Degree Type


Date of Award


Degree Name

Master of Arts





First Advisor

Matthew W. Sivils


In this analysis, I explore several women’s captivity texts to show how the captivity narrative genre has adapted to the cultural needs of its readers and authors as well as what the creation of a captivity narrative means to those involved. To examine the scope of the captivity narrative throughout time and across genres in American literature, I focus my analysis on a variety of captivity texts, written by both men and women, comprising of both fictional and true accounts of captivity: James E. Seaver’s 1824 Narrative of the Life of Mrs. Mary Jemison, Sarah F. Wakefield’s 1864 Six Weeks in the Sioux Tepees, Harriet Prescott Spofford’s 1860 “Circumstance,” and Jaycee Dugard’s 2011 A Stolen Life. Early women captives, like Jemison and Wakefield, were able to use the captivity narrative to share their experiences among the Indian people. The captivity narrative provided them with a space to have a voice in literature, and therefore in history. As the captivity narrative was appropriated into fictional stories, authors like Spofford could use the genre to create a sense of familiarity for their readers and deliver layered, cultural messages. The captivity narrative form is still prominent in contemporary literature and media. For captives like Dugard, the captivity narrative provides a space for reconstruction after captivity, in both memory and identity. Therefore, the genre is a vehicle for women’s self-expression, regardless of when it occurs, who else is involved in the creation of the text, and what the captive’s intent and purpose is in writing a captivity narrative.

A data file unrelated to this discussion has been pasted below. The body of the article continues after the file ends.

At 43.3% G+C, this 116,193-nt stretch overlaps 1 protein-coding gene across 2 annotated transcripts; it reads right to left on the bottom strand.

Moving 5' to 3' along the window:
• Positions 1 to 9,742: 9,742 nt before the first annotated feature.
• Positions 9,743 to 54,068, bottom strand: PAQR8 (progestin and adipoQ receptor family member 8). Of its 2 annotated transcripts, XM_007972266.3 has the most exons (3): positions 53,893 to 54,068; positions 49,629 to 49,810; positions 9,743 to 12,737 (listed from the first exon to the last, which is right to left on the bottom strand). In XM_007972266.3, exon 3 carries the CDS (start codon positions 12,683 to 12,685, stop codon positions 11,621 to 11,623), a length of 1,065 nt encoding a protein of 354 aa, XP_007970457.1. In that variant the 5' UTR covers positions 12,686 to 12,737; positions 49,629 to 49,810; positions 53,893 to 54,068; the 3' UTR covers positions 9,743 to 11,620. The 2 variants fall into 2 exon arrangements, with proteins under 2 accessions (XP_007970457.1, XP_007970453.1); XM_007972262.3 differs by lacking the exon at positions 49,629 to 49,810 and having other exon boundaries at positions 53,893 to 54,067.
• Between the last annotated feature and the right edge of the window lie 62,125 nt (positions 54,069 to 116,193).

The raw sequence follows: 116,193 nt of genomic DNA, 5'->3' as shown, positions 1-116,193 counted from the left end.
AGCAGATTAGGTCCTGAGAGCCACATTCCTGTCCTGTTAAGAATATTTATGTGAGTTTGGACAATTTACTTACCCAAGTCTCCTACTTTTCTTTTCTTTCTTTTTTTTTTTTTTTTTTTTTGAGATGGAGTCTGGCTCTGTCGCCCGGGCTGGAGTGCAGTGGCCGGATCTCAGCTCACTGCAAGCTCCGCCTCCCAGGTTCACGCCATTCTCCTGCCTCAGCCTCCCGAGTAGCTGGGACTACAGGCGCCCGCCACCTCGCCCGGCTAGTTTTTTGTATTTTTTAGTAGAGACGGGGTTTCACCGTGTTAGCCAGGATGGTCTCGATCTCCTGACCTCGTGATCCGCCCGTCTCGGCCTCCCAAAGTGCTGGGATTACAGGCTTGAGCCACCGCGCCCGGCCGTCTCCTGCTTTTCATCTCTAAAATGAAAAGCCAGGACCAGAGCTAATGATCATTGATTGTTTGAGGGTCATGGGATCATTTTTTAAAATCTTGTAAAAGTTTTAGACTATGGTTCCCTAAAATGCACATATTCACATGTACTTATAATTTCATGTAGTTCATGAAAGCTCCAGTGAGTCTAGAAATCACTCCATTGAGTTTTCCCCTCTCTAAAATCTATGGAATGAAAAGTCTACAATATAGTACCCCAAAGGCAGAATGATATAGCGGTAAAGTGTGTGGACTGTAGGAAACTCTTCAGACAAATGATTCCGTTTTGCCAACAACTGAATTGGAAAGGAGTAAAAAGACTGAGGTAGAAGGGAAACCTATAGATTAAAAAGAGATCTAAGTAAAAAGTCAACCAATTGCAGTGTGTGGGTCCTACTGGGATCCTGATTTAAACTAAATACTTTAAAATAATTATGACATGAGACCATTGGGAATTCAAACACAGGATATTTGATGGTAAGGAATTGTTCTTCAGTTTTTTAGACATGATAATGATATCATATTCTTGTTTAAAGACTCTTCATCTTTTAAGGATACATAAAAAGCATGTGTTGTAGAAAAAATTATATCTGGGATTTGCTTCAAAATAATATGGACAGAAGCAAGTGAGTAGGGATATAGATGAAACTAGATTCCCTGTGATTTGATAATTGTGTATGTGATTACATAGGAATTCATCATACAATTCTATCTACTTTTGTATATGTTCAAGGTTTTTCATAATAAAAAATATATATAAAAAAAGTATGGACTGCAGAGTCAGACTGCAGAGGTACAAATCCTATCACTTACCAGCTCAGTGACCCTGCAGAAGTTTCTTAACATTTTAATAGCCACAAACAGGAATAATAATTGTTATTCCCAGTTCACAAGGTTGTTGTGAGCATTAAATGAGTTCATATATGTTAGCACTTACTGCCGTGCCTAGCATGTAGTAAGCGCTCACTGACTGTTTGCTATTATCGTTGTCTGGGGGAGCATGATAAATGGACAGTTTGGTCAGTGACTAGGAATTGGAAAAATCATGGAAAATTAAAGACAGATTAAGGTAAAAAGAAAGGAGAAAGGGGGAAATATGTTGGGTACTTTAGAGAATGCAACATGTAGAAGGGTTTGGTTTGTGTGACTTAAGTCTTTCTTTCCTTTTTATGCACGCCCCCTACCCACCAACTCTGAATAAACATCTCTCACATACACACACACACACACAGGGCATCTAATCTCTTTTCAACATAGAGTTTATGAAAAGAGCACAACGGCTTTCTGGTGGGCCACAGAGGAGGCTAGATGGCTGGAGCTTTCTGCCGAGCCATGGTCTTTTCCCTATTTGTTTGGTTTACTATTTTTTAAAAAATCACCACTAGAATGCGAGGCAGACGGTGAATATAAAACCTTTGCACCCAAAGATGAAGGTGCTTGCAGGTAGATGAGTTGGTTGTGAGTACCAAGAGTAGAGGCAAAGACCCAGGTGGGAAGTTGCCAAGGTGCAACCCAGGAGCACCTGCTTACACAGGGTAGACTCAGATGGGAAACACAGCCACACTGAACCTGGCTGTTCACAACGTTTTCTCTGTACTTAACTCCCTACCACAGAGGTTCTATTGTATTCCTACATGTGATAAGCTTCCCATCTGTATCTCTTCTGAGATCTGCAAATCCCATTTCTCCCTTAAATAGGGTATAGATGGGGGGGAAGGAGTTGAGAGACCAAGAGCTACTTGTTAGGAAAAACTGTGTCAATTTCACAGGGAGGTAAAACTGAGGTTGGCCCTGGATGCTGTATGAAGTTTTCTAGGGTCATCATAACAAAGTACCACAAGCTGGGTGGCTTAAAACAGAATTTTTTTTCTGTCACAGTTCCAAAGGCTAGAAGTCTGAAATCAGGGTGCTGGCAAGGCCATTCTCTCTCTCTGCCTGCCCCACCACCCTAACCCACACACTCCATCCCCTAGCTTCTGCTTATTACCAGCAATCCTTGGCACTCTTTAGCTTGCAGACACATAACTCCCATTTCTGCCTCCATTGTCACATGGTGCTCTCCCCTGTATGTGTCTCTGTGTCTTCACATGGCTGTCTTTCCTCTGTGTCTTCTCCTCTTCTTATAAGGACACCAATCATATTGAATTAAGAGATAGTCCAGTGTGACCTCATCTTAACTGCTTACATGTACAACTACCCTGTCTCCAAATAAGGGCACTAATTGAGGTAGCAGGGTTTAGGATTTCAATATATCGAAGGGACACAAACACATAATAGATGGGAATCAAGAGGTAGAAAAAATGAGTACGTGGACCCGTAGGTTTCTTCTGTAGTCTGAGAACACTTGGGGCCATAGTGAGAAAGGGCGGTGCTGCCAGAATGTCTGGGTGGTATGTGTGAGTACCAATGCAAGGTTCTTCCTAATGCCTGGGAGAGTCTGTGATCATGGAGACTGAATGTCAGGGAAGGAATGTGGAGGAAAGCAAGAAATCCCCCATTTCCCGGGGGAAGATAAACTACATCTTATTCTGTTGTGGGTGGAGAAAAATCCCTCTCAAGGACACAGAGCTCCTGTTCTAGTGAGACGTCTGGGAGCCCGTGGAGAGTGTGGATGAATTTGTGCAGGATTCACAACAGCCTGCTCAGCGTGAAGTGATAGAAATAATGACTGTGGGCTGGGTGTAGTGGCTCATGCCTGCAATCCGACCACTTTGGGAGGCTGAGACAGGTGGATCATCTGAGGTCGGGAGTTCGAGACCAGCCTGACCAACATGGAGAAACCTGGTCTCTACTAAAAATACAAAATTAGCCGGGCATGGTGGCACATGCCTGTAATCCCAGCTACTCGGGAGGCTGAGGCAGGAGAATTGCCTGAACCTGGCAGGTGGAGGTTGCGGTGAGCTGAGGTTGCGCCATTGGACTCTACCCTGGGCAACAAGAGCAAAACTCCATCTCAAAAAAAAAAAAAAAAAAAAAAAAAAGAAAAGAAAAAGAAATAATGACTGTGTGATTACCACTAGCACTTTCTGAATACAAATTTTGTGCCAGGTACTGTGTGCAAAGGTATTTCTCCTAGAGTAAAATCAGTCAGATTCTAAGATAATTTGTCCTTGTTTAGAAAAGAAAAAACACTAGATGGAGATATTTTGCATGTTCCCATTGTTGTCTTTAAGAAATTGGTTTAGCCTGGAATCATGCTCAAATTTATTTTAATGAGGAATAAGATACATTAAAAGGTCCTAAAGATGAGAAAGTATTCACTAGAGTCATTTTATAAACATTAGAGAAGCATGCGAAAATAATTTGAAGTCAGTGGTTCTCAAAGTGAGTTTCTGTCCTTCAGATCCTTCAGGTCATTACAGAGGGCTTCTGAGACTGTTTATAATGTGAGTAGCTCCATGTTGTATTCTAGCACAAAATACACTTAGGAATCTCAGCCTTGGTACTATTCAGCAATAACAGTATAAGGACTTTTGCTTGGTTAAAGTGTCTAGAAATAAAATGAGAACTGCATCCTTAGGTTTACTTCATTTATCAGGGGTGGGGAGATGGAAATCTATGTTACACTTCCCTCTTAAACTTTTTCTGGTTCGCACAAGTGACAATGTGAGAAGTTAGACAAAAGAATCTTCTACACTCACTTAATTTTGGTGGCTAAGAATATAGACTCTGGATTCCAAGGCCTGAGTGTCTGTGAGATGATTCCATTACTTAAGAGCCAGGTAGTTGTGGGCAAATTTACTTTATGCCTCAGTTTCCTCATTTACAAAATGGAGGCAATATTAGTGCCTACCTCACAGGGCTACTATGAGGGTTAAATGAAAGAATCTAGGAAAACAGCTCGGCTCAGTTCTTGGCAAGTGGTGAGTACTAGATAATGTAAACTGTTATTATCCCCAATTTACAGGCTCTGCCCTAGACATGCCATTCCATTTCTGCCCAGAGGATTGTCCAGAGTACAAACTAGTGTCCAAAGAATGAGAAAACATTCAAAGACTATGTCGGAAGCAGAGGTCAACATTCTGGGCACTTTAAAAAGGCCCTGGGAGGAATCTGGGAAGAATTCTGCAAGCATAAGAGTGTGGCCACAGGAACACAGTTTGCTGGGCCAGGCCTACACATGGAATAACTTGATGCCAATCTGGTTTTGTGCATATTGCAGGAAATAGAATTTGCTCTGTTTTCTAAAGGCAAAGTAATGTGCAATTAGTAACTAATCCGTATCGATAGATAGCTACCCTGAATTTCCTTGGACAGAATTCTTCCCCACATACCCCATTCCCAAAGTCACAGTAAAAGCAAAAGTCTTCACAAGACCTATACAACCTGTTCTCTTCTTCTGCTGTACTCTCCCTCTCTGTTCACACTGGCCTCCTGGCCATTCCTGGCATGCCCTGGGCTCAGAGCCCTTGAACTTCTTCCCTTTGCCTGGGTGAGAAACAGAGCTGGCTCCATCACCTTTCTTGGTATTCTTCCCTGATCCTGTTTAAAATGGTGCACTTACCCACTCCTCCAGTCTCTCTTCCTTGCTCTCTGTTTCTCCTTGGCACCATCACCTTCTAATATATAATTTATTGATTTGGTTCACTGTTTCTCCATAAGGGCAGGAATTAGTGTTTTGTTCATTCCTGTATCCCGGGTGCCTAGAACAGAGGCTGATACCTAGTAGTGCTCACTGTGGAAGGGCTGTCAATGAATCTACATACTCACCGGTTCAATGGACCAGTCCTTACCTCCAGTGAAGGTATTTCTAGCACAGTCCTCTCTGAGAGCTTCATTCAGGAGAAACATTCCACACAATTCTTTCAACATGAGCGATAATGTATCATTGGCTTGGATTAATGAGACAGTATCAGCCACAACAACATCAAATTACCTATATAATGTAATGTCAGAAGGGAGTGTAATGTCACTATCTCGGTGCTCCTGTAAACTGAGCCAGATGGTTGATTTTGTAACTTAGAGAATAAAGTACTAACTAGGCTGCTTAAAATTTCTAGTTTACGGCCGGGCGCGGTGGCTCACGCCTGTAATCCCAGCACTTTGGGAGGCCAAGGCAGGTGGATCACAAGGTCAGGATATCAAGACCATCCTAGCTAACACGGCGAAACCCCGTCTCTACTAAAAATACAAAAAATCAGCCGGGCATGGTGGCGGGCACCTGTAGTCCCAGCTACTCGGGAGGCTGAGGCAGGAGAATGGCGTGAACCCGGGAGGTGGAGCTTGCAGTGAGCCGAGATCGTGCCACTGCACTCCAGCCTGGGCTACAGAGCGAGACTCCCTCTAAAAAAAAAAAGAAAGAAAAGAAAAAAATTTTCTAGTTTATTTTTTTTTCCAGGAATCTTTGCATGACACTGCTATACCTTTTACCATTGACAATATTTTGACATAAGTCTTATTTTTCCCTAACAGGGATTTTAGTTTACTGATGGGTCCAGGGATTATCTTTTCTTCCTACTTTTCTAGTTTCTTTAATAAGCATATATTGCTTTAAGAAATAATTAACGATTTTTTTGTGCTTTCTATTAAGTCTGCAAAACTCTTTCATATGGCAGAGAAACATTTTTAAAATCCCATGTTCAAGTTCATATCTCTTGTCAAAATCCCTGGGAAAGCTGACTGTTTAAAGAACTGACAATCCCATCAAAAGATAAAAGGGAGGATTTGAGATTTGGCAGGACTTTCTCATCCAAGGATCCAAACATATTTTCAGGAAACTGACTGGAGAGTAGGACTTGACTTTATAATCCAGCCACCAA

Copyright Owner

Ellen Campbell Rhodes



File Format


File Size

88 pages